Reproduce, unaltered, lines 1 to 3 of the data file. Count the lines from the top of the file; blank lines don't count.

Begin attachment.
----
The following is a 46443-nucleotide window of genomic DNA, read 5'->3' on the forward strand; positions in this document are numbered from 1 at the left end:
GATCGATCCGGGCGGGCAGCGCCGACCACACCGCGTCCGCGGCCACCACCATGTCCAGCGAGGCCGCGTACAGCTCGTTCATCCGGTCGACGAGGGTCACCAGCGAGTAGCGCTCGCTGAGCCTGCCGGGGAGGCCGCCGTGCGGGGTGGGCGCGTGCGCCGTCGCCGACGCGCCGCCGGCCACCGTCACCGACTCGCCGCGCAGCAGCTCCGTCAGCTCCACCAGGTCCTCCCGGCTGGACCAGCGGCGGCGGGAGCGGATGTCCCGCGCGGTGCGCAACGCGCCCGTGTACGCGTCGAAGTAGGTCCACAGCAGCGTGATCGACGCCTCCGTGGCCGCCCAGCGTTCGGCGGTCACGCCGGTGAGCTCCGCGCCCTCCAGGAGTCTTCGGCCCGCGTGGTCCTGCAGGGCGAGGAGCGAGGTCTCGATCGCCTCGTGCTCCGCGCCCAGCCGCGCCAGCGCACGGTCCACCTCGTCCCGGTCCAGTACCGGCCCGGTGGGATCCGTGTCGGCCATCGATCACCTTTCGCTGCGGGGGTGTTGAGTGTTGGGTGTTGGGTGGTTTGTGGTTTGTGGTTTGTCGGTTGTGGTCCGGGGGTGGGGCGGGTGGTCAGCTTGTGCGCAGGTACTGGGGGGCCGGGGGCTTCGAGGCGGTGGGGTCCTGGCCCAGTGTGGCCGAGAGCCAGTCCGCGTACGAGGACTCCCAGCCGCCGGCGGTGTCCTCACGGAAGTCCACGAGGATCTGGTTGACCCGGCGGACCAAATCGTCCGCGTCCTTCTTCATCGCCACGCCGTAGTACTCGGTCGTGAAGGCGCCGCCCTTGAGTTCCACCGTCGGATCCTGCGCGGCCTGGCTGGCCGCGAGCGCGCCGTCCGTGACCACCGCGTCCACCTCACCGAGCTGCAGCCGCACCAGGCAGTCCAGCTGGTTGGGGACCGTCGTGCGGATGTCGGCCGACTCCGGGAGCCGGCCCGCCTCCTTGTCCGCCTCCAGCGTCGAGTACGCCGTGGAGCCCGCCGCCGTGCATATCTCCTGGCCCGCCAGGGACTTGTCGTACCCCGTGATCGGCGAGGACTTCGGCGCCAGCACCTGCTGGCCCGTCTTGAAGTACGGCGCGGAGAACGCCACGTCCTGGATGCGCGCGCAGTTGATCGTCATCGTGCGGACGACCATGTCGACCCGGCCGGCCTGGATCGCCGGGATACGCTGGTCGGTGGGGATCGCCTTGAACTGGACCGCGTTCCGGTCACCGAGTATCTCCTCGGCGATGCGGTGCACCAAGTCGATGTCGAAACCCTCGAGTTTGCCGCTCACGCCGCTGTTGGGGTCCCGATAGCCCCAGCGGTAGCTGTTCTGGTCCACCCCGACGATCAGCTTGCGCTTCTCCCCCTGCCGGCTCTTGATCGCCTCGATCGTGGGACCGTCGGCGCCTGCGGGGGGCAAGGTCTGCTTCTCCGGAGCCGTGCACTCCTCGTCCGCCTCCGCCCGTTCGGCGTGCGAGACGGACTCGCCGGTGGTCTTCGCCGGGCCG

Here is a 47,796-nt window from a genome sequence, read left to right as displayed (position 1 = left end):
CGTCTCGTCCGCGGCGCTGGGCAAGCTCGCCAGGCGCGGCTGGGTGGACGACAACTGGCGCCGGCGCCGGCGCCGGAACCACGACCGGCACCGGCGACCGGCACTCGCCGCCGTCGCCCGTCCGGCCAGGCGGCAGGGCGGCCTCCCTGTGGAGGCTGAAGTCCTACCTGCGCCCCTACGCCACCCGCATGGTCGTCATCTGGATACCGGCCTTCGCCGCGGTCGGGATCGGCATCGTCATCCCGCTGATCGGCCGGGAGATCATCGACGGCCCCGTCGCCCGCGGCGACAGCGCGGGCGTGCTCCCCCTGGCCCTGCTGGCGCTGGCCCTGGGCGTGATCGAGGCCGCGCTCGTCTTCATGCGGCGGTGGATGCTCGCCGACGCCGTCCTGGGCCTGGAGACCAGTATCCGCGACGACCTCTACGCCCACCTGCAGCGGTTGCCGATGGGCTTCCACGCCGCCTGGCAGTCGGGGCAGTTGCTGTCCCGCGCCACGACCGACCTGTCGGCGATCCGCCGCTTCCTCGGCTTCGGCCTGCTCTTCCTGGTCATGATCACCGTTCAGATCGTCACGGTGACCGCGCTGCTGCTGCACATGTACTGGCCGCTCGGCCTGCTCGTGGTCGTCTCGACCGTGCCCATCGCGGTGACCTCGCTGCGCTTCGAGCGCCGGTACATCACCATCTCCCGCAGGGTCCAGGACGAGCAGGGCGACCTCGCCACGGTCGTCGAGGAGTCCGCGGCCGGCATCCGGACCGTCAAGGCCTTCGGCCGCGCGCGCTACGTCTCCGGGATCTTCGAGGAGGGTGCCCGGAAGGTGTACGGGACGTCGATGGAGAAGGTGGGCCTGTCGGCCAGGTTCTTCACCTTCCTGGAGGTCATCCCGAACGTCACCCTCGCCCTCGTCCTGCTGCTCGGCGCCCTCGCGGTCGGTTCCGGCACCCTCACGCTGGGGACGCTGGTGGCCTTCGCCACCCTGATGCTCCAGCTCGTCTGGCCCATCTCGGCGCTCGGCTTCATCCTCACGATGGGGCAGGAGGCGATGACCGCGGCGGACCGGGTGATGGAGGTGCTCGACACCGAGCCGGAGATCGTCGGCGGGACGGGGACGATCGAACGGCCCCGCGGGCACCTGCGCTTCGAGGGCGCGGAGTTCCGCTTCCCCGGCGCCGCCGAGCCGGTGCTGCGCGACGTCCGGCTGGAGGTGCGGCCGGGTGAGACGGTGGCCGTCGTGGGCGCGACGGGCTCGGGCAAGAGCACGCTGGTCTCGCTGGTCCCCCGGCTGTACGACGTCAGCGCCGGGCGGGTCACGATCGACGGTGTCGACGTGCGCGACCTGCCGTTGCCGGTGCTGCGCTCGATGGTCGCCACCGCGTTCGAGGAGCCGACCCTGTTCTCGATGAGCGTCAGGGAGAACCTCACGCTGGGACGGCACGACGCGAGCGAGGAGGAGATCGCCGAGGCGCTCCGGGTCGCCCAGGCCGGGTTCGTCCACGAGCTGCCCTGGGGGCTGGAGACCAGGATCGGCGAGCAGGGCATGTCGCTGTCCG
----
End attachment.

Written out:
The following is a 46443-nucleotide window of genomic DNA, read 5'->3' on the forward strand; positions in this document are numbered from 1 at the left end:
GATCGATCCGGGCGGGCAGCGCCGACCACACCGCGTCCGCGGCCACCACCATGTCCAGCGAGGCCGCGTACAGCTCGTTCATCCGGTCGACGAGGGTCACCAGCGAGTAGCGCTCGCTGAGCCTGCCGGGGAGGCCGCCGTGCGGGGTGGGCGCGTGCGCCGTCGCCGACGCGCCGCCGGCCACCGTCACCGACTCGCCGCGCAGCAGCTCCGTCAGCTCCACCAGGTCCTCCCGGCTGGACCAGCGGCGGCGGGAGCGGATGTCCCGCGCGGTGCGCAACGCGCCCGTGTACGCGTCGAAGTAGGTCCACAGCAGCGTGATCGACGCCTCCGTGGCCGCCCAGCGTTCGGCGGTCACGCCGGTGAGCTCCGCGCCCTCCAGGAGTCTTCGGCCCGCGTGGTCCTGCAGGGCGAGGAGCGAGGTCTCGATCGCCTCGTGCTCCGCGCCCAGCCGCGCCAGCGCACGGTCCACCTCGTCCCGGTCCAGTACCGGCCCGGTGGGATCCGTGTCGGCCATCGATCACCTTTCGCTGCGGGGGTGTTGAGTGTTGGGTGTTGGGTGGTTTGTGGTTTGTGGTTTGTCGGTTGTGGTCCGGGGGTGGGGCGGGTGGTCAGCTTGTGCGCAGGTACTGGGGGGCCGGGGGCTTCGAGGCGGTGGGGTCCTGGCCCAGTGTGGCCGAGAGCCAGTCCGCGTACGAGGACTCCCAGCCGCCGGCGGTGTCCTCACGGAAGTCCACGAGGATCTGGTTGACCCGGCGGACCAAATCGTCCGCGTCCTTCTTCATCGCCACGCCGTAGTACTCGGTCGTGAAGGCGCCGCCCTTGAGTTCCACCGTCGGATCCTGCGCGGCCTGGCTGGCCGCGAGCGCGCCGTCCGTGACCACCGCGTCCACCTCACCGAGCTGCAGCCGCACCAGGCAGTCCAGCTGGTTGGGGACCGTCGTGCGGATGTCGGCCGACTCCGGGAGCCGGCCCGCCTCCTTGTCCGCCTCCAGCGTCGAGTACGCCGTGGAGCCCGCCGCCGTGCATATCTCCTGGCCCGCCAGGGACTTGTCGTACCCCGTGATCGGCGAGGACTTCGGCGCCAGCACCTGCTGGCCCGTCTTGAAGTACGGCGCGGAGAACGCCACGTCCTGGATGCGCGCGCAGTTGATCGTCATCGTGCGGACGACCATGTCGACCCGGCCGGCCTGGATCGCCGGGATACGCTGGTCGGTGGGGATCGCCTTGAACTGGACCGCGTTCCGGTCACCGAGTATCTCCTCGGCGATGCGGTGCACCAAGTCGATGTCGAAACCCTCGAGTTTGCCGCTCACGCCGCTGTTGGGGTCCCGATAGCCCCAGCGGTAGCTGTTCTGGTCCACCCCGACGATCAGCTTGCGCTTCTCCCCCTGCCGGCTCTTGATCGCCTCGATCGTGGGACCGTCGGCGCCTGCGGGGGGCAAGGTCTGCTTCTCCGGAGCCGTGCACTCCTCGTCCGCCTCCGCCCGTTCGGCGTGCGAGACGGACTCGCCGGTGGTCTTCGCCGGGCCG

Here is a 47,796-nt window from a genome sequence, read left to right as displayed (position 1 = left end):